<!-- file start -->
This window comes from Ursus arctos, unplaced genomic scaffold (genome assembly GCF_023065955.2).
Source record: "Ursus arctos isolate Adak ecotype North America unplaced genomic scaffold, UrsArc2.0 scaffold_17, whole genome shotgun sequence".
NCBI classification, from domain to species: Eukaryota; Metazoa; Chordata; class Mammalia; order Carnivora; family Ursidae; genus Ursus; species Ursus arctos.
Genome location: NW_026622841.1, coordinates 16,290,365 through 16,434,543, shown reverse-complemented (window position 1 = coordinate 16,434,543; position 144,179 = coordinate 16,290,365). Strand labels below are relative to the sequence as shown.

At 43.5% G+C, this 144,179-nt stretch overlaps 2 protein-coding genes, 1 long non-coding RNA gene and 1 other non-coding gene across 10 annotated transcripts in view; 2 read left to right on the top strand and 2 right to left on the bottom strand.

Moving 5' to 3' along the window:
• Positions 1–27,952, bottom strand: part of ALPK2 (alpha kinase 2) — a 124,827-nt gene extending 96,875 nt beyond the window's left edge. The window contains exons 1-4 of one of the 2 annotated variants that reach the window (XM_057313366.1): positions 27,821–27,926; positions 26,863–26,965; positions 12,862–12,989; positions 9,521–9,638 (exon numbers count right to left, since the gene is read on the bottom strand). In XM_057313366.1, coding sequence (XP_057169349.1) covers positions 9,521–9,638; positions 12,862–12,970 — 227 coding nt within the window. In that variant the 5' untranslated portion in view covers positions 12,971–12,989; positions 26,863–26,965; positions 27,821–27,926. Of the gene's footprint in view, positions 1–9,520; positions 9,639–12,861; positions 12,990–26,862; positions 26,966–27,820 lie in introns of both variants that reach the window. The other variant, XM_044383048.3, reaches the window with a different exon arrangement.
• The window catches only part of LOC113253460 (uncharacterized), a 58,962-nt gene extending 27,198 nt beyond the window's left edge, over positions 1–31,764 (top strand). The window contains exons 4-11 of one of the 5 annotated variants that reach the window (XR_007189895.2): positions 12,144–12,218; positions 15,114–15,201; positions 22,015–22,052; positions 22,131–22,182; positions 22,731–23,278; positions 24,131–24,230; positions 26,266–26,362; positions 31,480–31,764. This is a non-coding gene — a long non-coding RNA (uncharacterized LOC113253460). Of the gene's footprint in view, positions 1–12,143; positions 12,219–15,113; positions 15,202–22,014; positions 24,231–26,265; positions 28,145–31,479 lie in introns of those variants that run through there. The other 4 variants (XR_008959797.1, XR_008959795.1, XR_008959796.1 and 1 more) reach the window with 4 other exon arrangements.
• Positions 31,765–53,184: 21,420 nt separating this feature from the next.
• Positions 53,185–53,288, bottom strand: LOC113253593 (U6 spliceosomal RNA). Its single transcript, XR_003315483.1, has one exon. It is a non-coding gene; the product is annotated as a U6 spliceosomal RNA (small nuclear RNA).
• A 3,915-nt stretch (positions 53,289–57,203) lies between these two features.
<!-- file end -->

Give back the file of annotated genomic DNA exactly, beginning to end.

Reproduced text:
This window comes from Ursus arctos, unplaced genomic scaffold (genome assembly GCF_023065955.2).
Source record: "Ursus arctos isolate Adak ecotype North America unplaced genomic scaffold, UrsArc2.0 scaffold_17, whole genome shotgun sequence".
NCBI classification, from domain to species: Eukaryota; Metazoa; Chordata; class Mammalia; order Carnivora; family Ursidae; genus Ursus; species Ursus arctos.
Genome location: NW_026622841.1, coordinates 16,290,365 through 16,434,543, shown reverse-complemented (window position 1 = coordinate 16,434,543; position 144,179 = coordinate 16,290,365). Strand labels below are relative to the sequence as shown.

At 43.5% G+C, this 144,179-nt stretch overlaps 2 protein-coding genes, 1 long non-coding RNA gene and 1 other non-coding gene across 10 annotated transcripts in view; 2 read left to right on the top strand and 2 right to left on the bottom strand.

Moving 5' to 3' along the window:
• Positions 1–27,952, bottom strand: part of ALPK2 (alpha kinase 2) — a 124,827-nt gene extending 96,875 nt beyond the window's left edge. The window contains exons 1-4 of one of the 2 annotated variants that reach the window (XM_057313366.1): positions 27,821–27,926; positions 26,863–26,965; positions 12,862–12,989; positions 9,521–9,638 (exon numbers count right to left, since the gene is read on the bottom strand). In XM_057313366.1, coding sequence (XP_057169349.1) covers positions 9,521–9,638; positions 12,862–12,970 — 227 coding nt within the window. In that variant the 5' untranslated portion in view covers positions 12,971–12,989; positions 26,863–26,965; positions 27,821–27,926. Of the gene's footprint in view, positions 1–9,520; positions 9,639–12,861; positions 12,990–26,862; positions 26,966–27,820 lie in introns of both variants that reach the window. The other variant, XM_044383048.3, reaches the window with a different exon arrangement.
• The window catches only part of LOC113253460 (uncharacterized), a 58,962-nt gene extending 27,198 nt beyond the window's left edge, over positions 1–31,764 (top strand). The window contains exons 4-11 of one of the 5 annotated variants that reach the window (XR_007189895.2): positions 12,144–12,218; positions 15,114–15,201; positions 22,015–22,052; positions 22,131–22,182; positions 22,731–23,278; positions 24,131–24,230; positions 26,266–26,362; positions 31,480–31,764. This is a non-coding gene — a long non-coding RNA (uncharacterized LOC113253460). Of the gene's footprint in view, positions 1–12,143; positions 12,219–15,113; positions 15,202–22,014; positions 24,231–26,265; positions 28,145–31,479 lie in introns of those variants that run through there. The other 4 variants (XR_008959797.1, XR_008959795.1, XR_008959796.1 and 1 more) reach the window with 4 other exon arrangements.
• Positions 31,765–53,184: 21,420 nt separating this feature from the next.
• Positions 53,185–53,288, bottom strand: LOC113253593 (U6 spliceosomal RNA). Its single transcript, XR_003315483.1, has one exon. It is a non-coding gene; the product is annotated as a U6 spliceosomal RNA (small nuclear RNA).
• A 3,915-nt stretch (positions 53,289–57,203) lies between these two features.